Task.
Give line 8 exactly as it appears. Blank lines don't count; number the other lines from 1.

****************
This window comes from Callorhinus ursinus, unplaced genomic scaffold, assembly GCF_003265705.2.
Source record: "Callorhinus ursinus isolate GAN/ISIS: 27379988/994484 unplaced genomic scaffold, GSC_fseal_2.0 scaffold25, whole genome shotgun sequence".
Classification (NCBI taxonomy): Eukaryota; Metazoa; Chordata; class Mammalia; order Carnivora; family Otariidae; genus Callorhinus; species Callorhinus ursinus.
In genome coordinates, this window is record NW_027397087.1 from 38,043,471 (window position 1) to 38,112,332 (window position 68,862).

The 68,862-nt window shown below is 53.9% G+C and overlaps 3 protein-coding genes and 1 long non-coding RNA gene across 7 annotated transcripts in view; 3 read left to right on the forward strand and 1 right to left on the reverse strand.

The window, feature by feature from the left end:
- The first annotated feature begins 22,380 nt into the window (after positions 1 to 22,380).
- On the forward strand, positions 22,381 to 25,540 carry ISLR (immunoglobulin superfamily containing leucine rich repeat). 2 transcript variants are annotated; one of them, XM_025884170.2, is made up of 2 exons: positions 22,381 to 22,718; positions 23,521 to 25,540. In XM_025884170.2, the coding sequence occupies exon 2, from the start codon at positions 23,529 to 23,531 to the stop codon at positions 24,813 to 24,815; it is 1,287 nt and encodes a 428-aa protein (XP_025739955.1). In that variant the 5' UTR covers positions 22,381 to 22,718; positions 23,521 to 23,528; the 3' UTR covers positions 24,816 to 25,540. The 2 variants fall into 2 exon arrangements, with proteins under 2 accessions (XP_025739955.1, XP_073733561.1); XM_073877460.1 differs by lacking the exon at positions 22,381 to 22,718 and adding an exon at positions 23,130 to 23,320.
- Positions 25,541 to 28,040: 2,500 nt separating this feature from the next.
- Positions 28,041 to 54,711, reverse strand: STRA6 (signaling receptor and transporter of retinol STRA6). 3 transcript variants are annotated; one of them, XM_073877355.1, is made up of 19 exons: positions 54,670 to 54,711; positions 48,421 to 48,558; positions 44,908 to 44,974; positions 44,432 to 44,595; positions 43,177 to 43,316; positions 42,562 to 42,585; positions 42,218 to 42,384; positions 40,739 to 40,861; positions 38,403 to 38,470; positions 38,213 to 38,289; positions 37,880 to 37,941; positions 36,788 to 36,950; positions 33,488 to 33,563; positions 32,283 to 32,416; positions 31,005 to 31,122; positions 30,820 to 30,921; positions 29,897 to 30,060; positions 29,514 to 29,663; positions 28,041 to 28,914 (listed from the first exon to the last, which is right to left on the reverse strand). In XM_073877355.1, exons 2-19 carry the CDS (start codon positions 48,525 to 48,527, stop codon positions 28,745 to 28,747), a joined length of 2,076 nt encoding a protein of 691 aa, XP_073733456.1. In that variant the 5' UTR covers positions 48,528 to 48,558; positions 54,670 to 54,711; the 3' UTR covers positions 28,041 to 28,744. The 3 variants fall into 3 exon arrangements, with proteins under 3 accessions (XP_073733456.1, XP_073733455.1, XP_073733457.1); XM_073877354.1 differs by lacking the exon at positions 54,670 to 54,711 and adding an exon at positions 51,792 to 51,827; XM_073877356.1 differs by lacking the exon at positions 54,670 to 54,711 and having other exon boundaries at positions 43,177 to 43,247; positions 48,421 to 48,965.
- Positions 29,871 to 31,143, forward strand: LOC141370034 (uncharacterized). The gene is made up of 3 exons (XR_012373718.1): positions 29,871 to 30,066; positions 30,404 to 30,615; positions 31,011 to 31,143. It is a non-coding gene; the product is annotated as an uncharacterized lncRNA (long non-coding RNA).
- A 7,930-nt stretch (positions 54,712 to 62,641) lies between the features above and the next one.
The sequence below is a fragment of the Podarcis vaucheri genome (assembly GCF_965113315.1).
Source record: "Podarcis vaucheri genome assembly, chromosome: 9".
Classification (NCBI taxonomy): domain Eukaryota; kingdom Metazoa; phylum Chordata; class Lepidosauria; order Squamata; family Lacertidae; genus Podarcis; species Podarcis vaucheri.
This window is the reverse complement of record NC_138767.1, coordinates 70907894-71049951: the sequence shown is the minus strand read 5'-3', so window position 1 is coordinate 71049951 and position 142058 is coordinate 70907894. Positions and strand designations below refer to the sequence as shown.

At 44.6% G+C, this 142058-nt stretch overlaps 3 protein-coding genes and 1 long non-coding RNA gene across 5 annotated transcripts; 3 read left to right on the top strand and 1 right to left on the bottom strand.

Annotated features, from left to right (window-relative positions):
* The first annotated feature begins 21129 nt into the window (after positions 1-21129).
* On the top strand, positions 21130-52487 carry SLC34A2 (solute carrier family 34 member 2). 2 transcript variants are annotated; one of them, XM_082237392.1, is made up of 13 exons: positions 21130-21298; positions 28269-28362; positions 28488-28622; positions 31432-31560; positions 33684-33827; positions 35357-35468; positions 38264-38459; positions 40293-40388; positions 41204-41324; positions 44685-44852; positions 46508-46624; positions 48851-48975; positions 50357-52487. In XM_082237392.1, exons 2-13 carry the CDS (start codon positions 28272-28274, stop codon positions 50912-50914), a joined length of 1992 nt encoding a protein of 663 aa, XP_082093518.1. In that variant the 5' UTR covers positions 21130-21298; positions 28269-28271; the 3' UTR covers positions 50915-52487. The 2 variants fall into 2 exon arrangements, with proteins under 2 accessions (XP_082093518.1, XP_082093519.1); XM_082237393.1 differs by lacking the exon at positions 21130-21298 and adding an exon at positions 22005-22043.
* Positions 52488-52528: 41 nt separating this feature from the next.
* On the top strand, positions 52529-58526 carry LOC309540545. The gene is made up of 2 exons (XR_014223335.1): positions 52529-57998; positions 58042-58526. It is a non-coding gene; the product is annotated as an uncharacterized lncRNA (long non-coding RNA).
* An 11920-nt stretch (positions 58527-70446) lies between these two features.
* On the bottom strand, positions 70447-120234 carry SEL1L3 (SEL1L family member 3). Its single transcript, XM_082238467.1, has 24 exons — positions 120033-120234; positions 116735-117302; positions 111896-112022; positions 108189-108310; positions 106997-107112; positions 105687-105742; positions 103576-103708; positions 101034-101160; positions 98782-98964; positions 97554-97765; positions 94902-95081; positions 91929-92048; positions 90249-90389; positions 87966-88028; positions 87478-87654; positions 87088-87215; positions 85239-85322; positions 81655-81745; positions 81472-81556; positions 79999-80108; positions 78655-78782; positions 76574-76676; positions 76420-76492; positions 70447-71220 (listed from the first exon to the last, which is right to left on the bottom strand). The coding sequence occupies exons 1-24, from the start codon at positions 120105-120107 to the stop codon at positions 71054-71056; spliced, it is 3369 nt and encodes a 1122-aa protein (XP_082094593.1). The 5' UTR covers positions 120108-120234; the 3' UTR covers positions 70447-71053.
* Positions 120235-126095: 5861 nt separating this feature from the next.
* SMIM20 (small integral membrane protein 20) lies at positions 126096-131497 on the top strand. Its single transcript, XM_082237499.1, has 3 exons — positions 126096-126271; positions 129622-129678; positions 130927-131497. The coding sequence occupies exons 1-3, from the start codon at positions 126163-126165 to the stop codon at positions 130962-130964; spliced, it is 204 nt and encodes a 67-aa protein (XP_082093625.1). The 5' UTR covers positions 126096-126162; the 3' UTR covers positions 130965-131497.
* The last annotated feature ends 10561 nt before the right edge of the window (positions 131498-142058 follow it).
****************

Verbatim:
- On the forward strand, positions 22,381 to 25,540 carry ISLR (immunoglobulin superfamily containing leucine rich repeat). 2 transcript variants are annotated; one of them, XM_025884170.2, is made up of 2 exons: positions 22,381 to 22,718; positions 23,521 to 25,540. In XM_025884170.2, the coding sequence occupies exon 2, from the start codon at positions 23,529 to 23,531 to the stop codon at positions 24,813 to 24,815; it is 1,287 nt and encodes a 428-aa protein (XP_025739955.1). In that variant the 5' UTR covers positions 22,381 to 22,718; positions 23,521 to 23,528; the 3' UTR covers positions 24,816 to 25,540. The 2 variants fall into 2 exon arrangements, with proteins under 2 accessions (XP_025739955.1, XP_073733561.1); XM_073877460.1 differs by lacking the exon at positions 22,381 to 22,718 and adding an exon at positions 23,130 to 23,320.